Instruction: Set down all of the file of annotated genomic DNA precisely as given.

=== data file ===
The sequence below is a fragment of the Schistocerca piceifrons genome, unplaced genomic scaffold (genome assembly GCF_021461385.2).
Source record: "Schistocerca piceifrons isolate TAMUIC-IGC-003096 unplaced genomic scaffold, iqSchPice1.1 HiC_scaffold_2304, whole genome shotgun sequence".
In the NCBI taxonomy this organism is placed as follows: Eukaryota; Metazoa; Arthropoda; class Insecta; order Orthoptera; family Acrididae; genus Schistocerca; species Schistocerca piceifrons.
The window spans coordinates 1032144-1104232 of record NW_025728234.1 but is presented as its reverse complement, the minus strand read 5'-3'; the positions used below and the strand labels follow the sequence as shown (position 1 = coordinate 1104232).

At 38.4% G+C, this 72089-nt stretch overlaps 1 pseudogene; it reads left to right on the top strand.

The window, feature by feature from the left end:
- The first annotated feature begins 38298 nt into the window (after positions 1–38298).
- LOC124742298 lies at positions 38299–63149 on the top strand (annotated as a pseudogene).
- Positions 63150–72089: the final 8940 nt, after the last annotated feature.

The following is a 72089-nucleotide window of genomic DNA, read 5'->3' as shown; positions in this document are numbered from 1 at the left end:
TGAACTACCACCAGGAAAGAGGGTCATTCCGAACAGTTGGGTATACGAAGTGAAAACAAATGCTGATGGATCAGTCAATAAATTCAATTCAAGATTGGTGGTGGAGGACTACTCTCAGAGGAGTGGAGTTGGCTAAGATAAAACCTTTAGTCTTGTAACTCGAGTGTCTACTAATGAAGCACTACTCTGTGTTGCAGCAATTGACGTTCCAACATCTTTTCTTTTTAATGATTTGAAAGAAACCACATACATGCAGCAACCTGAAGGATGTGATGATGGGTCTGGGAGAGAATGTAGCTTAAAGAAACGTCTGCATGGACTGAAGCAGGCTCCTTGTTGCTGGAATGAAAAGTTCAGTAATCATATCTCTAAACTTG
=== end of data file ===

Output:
The sequence below is a fragment of the Schistocerca piceifrons genome, unplaced genomic scaffold (genome assembly GCF_021461385.2).
Source record: "Schistocerca piceifrons isolate TAMUIC-IGC-003096 unplaced genomic scaffold, iqSchPice1.1 HiC_scaffold_2304, whole genome shotgun sequence".
In the NCBI taxonomy this organism is placed as follows: Eukaryota; Metazoa; Arthropoda; class Insecta; order Orthoptera; family Acrididae; genus Schistocerca; species Schistocerca piceifrons.
The window spans coordinates 1032144-1104232 of record NW_025728234.1 but is presented as its reverse complement, the minus strand read 5'-3'; the positions used below and the strand labels follow the sequence as shown (position 1 = coordinate 1104232).

At 38.4% G+C, this 72089-nt stretch overlaps 1 pseudogene; it reads left to right on the top strand.

The window, feature by feature from the left end:
- The first annotated feature begins 38298 nt into the window (after positions 1–38298).
- LOC124742298 lies at positions 38299–63149 on the top strand (annotated as a pseudogene).
- Positions 63150–72089: the final 8940 nt, after the last annotated feature.

The following is a 72089-nucleotide window of genomic DNA, read 5'->3' as shown; positions in this document are numbered from 1 at the left end:
TGAACTACCACCAGGAAAGAGGGTCATTCCGAACAGTTGGGTATACGAAGTGAAAACAAATGCTGATGGATCAGTCAATAAATTCAATTCAAGATTGGTGGTGGAGGACTACTCTCAGAGGAGTGGAGTTGGCTAAGATAAAACCTTTAGTCTTGTAACTCGAGTGTCTACTAATGAAGCACTACTCTGTGTTGCAGCAATTGACGTTCCAACATCTTTTCTTTTTAATGATTTGAAAGAAACCACATACATGCAGCAACCTGAAGGATGTGATGATGGGTCTGGGAGAGAATGTAGCTTAAAGAAACGTCTGCATGGACTGAAGCAGGCTCCTTGTTGCTGGAATGAAAAGTTCAGTAATCATATCTCTAAACTTG